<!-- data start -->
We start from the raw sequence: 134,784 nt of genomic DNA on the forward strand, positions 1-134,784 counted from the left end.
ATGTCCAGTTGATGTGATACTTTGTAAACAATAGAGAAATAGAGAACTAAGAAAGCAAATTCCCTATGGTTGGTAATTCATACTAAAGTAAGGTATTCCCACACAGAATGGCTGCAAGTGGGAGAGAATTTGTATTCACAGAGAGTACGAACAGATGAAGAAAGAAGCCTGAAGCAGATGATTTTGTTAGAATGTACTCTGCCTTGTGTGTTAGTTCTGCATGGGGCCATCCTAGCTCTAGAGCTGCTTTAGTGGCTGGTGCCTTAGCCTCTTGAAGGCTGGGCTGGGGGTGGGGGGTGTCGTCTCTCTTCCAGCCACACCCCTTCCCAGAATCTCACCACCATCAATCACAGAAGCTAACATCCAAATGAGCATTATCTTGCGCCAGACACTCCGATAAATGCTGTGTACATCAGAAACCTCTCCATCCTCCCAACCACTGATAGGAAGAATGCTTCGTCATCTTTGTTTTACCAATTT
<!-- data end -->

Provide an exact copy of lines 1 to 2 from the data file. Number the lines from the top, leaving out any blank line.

We start from the raw sequence: 134,784 nt of genomic DNA on the forward strand, positions 1-134,784 counted from the left end.
ATGTCCAGTTGATGTGATACTTTGTAAACAATAGAGAAATAGAGAACTAAGAAAGCAAATTCCCTATGGTTGGTAATTCATACTAAAGTAAGGTATTCCCACACAGAATGGCTGCAAGTGGGAGAGAATTTGTATTCACAGAGAGTACGAACAGATGAAGAAAGAAGCCTGAAGCAGATGATTTTGTTAGAATGTACTCTGCCTTGTGTGTTAGTTCTGCATGGGGCCATCCTAGCTCTAGAGCTGCTTTAGTGGCTGGTGCCTTAGCCTCTTGAAGGCTGGGCTGGGGGTGGGGGGTGTCGTCTCTCTTCCAGCCACACCCCTTCCCAGAATCTCACCACCATCAATCACAGAAGCTAACATCCAAATGAGCATTATCTTGCGCCAGACACTCCGATAAATGCTGTGTACATCAGAAACCTCTCCATCCTCCCAACCACTGATAGGAAGAATGCTTCGTCATCTTTGTTTTACCAATTT